Music upload and streaming service Mixcloud is releasing a thoroughly restyled version of its iOS app today, seeking to grab some more share of the still-immature market to become the "YouTube of audio." Competitor SoundCloud has commanded a lot of attention in the space, but Mixcloud — which hasn't taken any outside funding — has some advantages that make it appealing to certain demographics where SoundCloud simply doesn't work.
Mixcloud caters to DJs in a way that SoundCloud has chosen not to
Specifically, Mixcloud was built to appeal to DJs who are looking to upload and share mixes. By all appearances, it's a great time to be targeting dance music fans: artists like Deadmau5 and David Guetta have "crossed over," Daft Punk's new single "Get Lucky" is hovering near the top of Billboard's Hot 100 chart, and the country's biggest music festivals are booking electronic artists alongside mainstream ones. Unlike SoundCloud, which simply takes down copyrighted material that it finds or has reported, Mixcloud has licensing agreements in place. DJs tag their mixes with the tracks they contain at the time of upload, and royalties are paid in turn. It's a win-win: listeners can follow along with track lists, and presumably, Mixcloud gets a cut when they click the "buy" button to purchase a track they like. The service also offers unlimited storage and doesn't charge subscription fees.
For listeners, it amounts to a great Pandora alternative, particularly for dance music enthusiasts — but historically, Mixcloud's story on mobile has been awful (it didn't even have an Android app until last year). The new iOS app coming out today is a massive visual improvement over the outgoing version, which the company had clearly abandoned some time ago — it was never updated to take advantage of the iPhone 5's taller screen, for instance — and adds a "Discover" tab that surfaces mixes that might appeal to you based on your listening history.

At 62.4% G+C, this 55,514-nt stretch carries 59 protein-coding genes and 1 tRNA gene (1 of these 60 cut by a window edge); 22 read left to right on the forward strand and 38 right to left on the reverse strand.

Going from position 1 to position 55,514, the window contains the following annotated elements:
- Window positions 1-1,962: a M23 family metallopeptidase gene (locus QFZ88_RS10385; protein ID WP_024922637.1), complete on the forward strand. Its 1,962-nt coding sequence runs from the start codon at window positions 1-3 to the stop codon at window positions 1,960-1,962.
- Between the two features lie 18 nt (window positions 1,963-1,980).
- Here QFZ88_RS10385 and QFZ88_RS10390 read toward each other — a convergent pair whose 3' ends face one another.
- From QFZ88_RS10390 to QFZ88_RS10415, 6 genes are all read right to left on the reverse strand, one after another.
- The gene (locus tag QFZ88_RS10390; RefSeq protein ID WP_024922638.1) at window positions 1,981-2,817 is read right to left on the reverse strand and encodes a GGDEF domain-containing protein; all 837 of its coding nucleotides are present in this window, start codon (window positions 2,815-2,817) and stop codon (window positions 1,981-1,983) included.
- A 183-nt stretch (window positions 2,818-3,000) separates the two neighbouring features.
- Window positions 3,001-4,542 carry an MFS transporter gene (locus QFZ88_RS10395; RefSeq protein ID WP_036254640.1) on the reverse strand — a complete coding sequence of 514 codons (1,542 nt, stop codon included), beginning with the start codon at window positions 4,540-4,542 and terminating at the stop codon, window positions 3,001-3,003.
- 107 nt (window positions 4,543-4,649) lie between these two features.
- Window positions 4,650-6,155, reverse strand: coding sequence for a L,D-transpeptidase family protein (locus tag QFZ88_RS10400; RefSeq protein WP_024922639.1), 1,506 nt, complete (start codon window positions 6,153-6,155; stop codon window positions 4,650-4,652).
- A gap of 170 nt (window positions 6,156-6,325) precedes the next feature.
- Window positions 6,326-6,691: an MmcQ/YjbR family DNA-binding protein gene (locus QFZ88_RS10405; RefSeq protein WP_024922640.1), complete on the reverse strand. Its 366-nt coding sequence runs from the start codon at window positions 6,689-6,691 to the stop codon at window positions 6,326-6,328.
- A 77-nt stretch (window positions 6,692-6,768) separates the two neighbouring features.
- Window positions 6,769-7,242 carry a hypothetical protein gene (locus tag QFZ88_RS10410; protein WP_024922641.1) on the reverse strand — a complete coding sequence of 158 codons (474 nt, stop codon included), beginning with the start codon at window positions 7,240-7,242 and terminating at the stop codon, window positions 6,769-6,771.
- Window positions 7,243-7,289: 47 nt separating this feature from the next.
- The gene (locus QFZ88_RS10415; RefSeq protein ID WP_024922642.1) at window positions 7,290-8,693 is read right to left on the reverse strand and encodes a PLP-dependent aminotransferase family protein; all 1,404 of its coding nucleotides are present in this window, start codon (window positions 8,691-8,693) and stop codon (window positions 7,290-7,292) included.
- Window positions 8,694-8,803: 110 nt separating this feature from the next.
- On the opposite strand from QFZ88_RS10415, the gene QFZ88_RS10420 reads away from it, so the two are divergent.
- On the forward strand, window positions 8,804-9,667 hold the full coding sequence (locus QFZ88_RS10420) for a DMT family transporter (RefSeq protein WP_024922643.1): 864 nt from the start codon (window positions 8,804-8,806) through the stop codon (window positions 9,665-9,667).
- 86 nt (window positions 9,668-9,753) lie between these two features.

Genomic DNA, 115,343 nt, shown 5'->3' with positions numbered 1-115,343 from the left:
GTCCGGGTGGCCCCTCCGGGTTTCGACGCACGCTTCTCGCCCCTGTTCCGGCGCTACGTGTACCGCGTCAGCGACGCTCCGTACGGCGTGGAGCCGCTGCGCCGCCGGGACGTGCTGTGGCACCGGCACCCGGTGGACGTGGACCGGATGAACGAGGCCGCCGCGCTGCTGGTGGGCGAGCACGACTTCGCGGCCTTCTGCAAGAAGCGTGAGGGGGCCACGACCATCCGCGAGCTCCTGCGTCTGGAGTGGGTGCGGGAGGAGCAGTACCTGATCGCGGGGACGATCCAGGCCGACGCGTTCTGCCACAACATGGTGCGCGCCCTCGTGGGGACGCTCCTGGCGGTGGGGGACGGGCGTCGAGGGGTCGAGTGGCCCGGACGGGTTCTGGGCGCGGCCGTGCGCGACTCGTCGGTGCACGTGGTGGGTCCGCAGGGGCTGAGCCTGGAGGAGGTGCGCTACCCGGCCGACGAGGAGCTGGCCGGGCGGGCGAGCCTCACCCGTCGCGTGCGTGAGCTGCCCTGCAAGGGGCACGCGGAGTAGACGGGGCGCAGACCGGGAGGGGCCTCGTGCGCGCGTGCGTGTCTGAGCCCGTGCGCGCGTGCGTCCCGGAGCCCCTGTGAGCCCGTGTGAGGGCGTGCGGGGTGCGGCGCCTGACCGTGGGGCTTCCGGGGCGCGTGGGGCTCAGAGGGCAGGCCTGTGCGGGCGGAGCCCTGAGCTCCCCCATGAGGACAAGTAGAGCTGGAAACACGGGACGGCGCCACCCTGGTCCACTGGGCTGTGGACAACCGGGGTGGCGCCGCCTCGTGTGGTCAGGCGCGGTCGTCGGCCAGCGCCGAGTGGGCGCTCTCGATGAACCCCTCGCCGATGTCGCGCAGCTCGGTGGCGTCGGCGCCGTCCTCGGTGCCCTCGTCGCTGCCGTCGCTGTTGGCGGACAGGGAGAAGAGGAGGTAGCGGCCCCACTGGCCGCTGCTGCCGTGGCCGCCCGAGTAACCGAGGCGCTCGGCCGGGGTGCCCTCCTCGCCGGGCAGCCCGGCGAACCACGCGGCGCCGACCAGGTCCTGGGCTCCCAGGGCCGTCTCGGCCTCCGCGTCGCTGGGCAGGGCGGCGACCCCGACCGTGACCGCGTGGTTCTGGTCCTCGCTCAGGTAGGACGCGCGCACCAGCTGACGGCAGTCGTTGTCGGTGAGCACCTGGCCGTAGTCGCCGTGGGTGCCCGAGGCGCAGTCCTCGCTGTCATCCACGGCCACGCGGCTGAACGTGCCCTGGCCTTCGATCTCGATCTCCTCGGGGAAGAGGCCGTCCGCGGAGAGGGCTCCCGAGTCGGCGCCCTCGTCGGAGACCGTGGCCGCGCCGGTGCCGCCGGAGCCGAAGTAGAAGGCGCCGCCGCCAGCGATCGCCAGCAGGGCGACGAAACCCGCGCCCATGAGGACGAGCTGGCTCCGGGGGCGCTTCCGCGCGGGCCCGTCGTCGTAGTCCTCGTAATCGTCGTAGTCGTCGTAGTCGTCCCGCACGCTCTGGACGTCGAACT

Forget the app and go straight for the new mobile site
The pre-release version I tested had a tendency to crash quite literally every few seconds, but there's an alternative: Mixcloud is also rolling out a new mobile site that essentially brings the new app's look and feel to a browser window that doesn't require Flash to use. It worked seamlessly — I could flip through it, select tracks, log in and manage my own uploads, essentially everything the app can do — and iOS treats it as an audio app when the browser's closed, so you can listen in the background. There's basically no reason to install the app, in fact. It worked great on both the iPhone and on an Android 4.1 device I tested; Windows Phone 8, sadly, not so much.
If you're not into dance music and you're not a DJ looking to upload mixes, Mixcloud is still really thin — it has other categories, but you're generally better off looking elsewhere. In the EDM space, though, the new app and mobile site are sorely-needed improvements that make the service worth a hard look.